Understanding Investment and Financial RiskSubmitted by MIRUS Financial Partners on September 20th, 2017
Few terms in personal finance are as important, or used as frequently, as "risk." Nevertheless, few terms are as imprecisely defined. Generally, when financial advisors or the media talk about investment risk, their focus is on the historical price volatility of the asset or investment under discussion.
What You Probably Already Know About Financial Risk
Even though you might never have thought about the subject, you're probably already familiar with many kinds of risk from life experiences. For example, it makes sense that a scandal or lawsuit that involves a particular company will likely cause a drop in the price of that company's stock, at least temporarily. If one car company hits a home run with a new model that might be bad news for competing automakers. In contrast, an overall economic slowdown and stock market decline might hurt most companies and their stock prices, not just in one industry.
However, there are many different types of risk to be aware of. Here are a few of the many different types of risk:
This refers to the possibility that an investment will lose value because of a general decline in financial markets, due to one or more economic, political, or other factors.
Sometimes known as purchasing power risk, this refers to the possibility that prices will rise in the economy as a whole, so your ability to purchase goods and services would decline. Inflation risk is often overlooked by fixed income investors who shun the volatility of the stock market completely.
Interest Rate Risk:
This relates to increases or decreases in prevailing interest rates and the resulting price fluctuation of an investment, particularly bonds. There is an inverse relationship between bond prices and interest rates. As interest rates rise, the price of bonds falls; as interest rates fall, bond prices tend to rise.
Reinvestment Rate Risk:
This refers to the possibility that funds might have to be reinvested at a lower rate of return than that offered by the original investment. For example, a five-year, 3.75 percent bond might mature at a time when an equivalent new bond pays just 3 percent. Such differences can in turn affect the yield of a bond fund.
Default Risk (Credit Risk):
This refers to the risk that a bond issuer will not be able to pay its bondholders interest or repay principal.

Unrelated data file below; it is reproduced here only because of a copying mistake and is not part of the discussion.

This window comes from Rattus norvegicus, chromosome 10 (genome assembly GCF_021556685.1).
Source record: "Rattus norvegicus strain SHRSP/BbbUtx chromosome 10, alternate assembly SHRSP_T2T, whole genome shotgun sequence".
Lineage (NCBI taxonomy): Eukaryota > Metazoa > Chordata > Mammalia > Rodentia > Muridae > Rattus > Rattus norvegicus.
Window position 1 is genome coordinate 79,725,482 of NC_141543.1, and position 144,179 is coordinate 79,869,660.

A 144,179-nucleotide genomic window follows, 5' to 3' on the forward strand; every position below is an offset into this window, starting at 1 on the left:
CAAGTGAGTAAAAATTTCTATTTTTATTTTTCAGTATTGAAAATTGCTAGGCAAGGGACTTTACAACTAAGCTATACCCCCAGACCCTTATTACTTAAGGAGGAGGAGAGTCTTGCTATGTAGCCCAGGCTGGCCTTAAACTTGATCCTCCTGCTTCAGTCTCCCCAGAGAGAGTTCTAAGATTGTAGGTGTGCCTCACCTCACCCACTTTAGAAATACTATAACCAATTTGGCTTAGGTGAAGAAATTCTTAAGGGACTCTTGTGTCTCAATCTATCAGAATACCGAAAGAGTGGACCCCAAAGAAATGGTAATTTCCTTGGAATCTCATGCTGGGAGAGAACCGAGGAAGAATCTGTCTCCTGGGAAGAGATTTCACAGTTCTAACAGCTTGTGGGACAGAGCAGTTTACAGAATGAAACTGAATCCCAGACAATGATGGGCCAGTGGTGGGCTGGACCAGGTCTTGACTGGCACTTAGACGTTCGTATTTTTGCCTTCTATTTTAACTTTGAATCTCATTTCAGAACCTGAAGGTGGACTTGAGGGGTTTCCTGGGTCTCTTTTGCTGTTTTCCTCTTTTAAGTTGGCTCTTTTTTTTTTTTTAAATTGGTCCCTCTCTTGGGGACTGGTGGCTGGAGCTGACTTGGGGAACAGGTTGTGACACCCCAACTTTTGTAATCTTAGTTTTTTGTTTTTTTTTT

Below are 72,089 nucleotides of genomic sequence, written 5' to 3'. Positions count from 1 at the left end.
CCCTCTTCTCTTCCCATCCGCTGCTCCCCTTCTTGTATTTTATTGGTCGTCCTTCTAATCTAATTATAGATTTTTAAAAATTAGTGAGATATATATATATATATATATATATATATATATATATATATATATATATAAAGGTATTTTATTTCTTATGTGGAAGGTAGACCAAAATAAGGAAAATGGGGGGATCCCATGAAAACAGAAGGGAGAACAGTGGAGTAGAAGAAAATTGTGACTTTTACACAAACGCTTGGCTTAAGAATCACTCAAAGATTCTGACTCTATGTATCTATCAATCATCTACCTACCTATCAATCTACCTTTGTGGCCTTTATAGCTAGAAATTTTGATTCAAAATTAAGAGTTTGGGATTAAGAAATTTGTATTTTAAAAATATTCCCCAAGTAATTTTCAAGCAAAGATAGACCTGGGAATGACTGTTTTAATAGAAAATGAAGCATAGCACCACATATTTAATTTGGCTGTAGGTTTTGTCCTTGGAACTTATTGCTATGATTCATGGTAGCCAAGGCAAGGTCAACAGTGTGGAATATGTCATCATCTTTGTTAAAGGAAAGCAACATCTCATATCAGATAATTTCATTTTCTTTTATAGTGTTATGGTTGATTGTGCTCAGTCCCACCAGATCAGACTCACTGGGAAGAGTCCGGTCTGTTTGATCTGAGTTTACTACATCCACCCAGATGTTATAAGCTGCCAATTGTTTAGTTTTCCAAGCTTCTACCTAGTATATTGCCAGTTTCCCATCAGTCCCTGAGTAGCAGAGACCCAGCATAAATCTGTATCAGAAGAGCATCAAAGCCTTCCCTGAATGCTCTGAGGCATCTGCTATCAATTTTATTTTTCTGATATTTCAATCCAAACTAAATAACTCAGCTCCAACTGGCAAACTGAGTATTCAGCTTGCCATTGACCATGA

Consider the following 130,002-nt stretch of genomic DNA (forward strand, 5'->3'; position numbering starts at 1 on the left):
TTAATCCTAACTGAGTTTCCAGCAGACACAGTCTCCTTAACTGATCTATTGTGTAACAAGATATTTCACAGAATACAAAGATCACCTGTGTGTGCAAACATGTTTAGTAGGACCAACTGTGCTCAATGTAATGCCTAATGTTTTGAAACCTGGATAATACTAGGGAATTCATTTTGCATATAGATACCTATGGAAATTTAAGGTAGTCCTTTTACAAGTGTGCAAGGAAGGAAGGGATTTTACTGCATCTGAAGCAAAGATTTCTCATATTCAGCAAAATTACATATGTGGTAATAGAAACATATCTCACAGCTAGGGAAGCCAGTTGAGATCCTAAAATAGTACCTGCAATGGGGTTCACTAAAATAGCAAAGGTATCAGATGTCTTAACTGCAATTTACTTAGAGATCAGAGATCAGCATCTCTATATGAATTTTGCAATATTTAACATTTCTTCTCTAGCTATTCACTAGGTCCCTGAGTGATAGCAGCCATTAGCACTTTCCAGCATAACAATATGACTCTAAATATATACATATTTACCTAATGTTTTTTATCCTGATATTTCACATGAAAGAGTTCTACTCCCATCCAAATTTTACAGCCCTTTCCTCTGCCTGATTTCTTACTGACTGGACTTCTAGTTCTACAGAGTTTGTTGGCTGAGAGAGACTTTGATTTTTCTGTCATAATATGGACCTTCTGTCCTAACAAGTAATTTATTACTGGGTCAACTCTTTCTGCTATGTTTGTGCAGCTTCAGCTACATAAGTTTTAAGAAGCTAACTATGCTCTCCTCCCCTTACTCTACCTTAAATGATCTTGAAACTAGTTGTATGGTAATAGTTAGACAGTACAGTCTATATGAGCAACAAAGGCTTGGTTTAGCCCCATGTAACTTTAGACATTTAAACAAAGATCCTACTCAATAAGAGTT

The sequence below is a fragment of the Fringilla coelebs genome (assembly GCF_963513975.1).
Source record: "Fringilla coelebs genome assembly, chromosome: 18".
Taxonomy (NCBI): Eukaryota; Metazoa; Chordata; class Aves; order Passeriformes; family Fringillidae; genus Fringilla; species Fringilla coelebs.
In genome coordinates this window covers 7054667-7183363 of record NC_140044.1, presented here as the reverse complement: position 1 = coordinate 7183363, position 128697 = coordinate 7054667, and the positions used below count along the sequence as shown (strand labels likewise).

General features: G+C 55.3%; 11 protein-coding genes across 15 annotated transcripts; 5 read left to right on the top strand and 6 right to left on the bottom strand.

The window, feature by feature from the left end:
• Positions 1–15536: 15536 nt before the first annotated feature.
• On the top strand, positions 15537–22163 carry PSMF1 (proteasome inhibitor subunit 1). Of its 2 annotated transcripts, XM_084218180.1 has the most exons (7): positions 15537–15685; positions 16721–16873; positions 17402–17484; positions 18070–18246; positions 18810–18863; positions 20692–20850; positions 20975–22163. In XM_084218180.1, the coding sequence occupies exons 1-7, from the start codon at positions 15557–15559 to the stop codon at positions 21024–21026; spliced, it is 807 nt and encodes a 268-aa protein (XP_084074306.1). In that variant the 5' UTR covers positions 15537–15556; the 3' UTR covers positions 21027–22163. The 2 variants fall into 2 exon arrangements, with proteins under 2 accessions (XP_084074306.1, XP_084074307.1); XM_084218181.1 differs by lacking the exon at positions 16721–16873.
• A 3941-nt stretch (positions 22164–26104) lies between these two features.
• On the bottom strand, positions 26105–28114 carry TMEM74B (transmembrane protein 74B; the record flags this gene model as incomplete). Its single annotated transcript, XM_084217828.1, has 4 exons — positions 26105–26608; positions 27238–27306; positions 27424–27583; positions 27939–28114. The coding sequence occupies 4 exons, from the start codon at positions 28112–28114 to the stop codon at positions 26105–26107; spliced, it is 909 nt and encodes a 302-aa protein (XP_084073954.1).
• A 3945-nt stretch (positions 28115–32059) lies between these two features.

This refers to how easily your investments can be converted to cash. Occasionally (and more precisely), the foregoing definition is modified to mean how easily your investments can be converted to cash without significant loss of principal.
This refers to the possibility that new legislation or changes in foreign governments will adversely affect companies you invest in or financial markets overseas.
Currency Risk (for Those Making International Investments):
This refers to the possibility that the fluctuating rates of exchange between U.S. and foreign currencies will negatively affect the value of your foreign investment, as measured in U.S. dollars.
The Relationship Between Risk and Reward
In general, the more risk you're willing to take on (whatever type and however defined), the higher your potential returns, as well as potential losses. This proposition is probably familiar and makes sense to most of us. It is simply a fact of life--no sensible person would make a higher-risk, rather than lower-risk, investment without the prospect of receiving a higher return. That is the tradeoff. Your goal is to maximize returns without taking on an inappropriate level or type of risk.
Reducing risk through diversification
Don't put all your eggs in one basket. You can potentially help offset the risk of any one investment by spreading your money among several asset classes. Diversification strategies take advantage of the fact that forces in the markets do not normally influence all types or classes of investment assets at the same time or in the same way (though there are often short-term exceptions). Swings in overall portfolio return can potentially be moderated by diversifying your investments among assets that are not highly correlated--i.e., assets whose values may behave very differently from one another. In a slowing economy, for example, stock prices might be going down or sideways, but if interest rates are falling at the same time, the price of bonds likely would rise. Diversification cannot guarantee a profit or ensure against a potential loss, but it can help you manage the level and types of risk you face.
Note: Before investing in a mutual fund, carefully consider its investment objectives, risks, fees and expenses, which can be found in the prospectus available from the fund; read it and consider it carefully before investing.
Mark A. Vergenes is President of MIRUS Financial Partners, 110 E. King St., Lancaster, PA; 717-509-4521 or firstname.lastname@example.org Investment Advisor Representative offering securities and advisory services through Cetera Advisor Networks LLC., member FINRA/SIPC. Cetera is under separate ownership from any other named entity. Neither MIRUS Financial Partners nor Cetera Advisor Networks LLC. give tax or legal advice.